Located in the Papagni river basin, the north eastern parts of the districts of Chikballapur and Kolar are characterised by a landscape of boulder strewn hills largely bereft of vegetation and which mostly fall in the forestland category, with grazing lands, revenue wastelands and small farms in the lower slopes and valleys. Cascading tanks that catered to irrigation and water needs of livestock for centuries in the past are a dominant feature, however the unbridled mining of groundwater for raising water-intensive crops at an annual rate of extraction that was double the replenishment has resulted in an alarming depletion of ground water table in the recent years.
In such drought-prone rain-fed areas, the integrated watershed development approach finds value in strengthening livelihoods and ecological health, and is a means of ensuring holistic development by addressing the micro drivers of change in a comprehensive manner. These micro drivers of change (soil and nutrient properties, biomass availability, water availability, land use, social and institutional capability, technological adoption, patterns of demand and supply, natural resource usage, economic status and energy availability) influence and are in turn influenced by the varied livelihood strategies (agriculture, livestock, production of other materials, labour and migration, biomass, energy, landscape and environmental management and agro-ecosystem function) prevalent in the rural landscapes.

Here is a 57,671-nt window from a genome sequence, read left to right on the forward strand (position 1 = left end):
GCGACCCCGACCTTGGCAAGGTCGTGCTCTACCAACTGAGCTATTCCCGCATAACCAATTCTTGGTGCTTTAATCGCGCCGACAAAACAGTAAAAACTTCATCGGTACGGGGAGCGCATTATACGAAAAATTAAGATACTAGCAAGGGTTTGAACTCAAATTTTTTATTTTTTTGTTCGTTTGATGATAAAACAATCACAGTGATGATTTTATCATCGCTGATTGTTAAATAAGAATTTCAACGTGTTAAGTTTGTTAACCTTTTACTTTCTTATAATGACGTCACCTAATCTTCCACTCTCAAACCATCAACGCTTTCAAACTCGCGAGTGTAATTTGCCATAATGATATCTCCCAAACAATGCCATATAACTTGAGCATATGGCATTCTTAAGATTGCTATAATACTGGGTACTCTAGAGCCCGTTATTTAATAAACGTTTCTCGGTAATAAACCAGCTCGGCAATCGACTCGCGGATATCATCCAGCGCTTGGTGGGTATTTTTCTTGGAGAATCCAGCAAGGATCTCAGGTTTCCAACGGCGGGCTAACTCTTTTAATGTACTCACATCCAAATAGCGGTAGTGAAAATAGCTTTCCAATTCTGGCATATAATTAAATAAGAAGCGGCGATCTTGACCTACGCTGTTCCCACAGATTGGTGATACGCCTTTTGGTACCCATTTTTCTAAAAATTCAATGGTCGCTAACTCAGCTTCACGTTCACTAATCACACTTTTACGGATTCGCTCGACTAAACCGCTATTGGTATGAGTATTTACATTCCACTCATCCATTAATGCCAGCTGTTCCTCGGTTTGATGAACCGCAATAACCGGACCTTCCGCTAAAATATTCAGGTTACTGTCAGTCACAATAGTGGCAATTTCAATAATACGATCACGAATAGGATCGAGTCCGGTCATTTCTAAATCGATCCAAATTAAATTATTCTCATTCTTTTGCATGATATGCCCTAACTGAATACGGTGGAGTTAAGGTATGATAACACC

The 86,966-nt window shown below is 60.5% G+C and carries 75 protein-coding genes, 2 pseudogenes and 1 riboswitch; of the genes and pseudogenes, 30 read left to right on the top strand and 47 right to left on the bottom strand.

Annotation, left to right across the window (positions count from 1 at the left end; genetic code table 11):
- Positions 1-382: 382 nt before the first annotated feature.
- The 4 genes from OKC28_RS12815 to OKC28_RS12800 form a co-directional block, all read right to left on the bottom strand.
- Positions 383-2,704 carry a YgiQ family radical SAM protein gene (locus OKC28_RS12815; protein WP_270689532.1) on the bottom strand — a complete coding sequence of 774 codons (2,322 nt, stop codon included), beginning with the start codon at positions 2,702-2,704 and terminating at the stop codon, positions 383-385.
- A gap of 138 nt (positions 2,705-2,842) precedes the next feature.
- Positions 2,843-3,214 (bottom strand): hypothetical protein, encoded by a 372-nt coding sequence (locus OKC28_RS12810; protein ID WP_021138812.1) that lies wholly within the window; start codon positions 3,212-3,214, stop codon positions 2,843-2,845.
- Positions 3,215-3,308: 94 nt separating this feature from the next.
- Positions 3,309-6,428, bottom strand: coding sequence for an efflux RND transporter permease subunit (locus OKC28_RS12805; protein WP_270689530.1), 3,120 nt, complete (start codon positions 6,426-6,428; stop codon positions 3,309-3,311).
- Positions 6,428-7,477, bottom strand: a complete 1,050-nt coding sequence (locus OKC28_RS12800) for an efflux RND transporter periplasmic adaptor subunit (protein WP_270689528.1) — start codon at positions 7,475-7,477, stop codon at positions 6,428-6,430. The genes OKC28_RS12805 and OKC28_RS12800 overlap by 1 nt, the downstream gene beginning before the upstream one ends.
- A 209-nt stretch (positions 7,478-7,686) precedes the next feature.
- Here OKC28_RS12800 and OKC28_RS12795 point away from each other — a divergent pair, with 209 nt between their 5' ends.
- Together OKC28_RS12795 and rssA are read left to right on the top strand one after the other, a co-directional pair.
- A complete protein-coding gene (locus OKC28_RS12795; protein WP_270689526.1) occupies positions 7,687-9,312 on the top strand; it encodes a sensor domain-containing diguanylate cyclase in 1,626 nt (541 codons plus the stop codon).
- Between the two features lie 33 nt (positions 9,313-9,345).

This project involves watershed planning over a few thousand hectares of land in the rain-fed areas of Kolar and Chikballapur districts, which include both off-farm and on-farm interventions to improve the productivity of farm lands as well as the commons. Enhanced biomass and water availability through appropriate soil and moisture conservation measures, and revegetation of common lands would go a long way in boosting agricultural productivity and animal husbandry. Further, this project aims to assist communities in effectively integrating agriculture and natural resource management, and regulating the demand for biomass and water through rules, regulations and mechanisms evolved by community institutions at village and inter-village levels. FES' efforts are directed towards building and strengthening the institutional processes at the habitation, village, Panchayat and federation levels to set in place processes of local self governance. Special focus is on enhancing the participation of community members, especially the poor and marginalised, in the planning and implementation of watershed development work in the region.
National Bank of Agriculture and Rural Development (NABARD)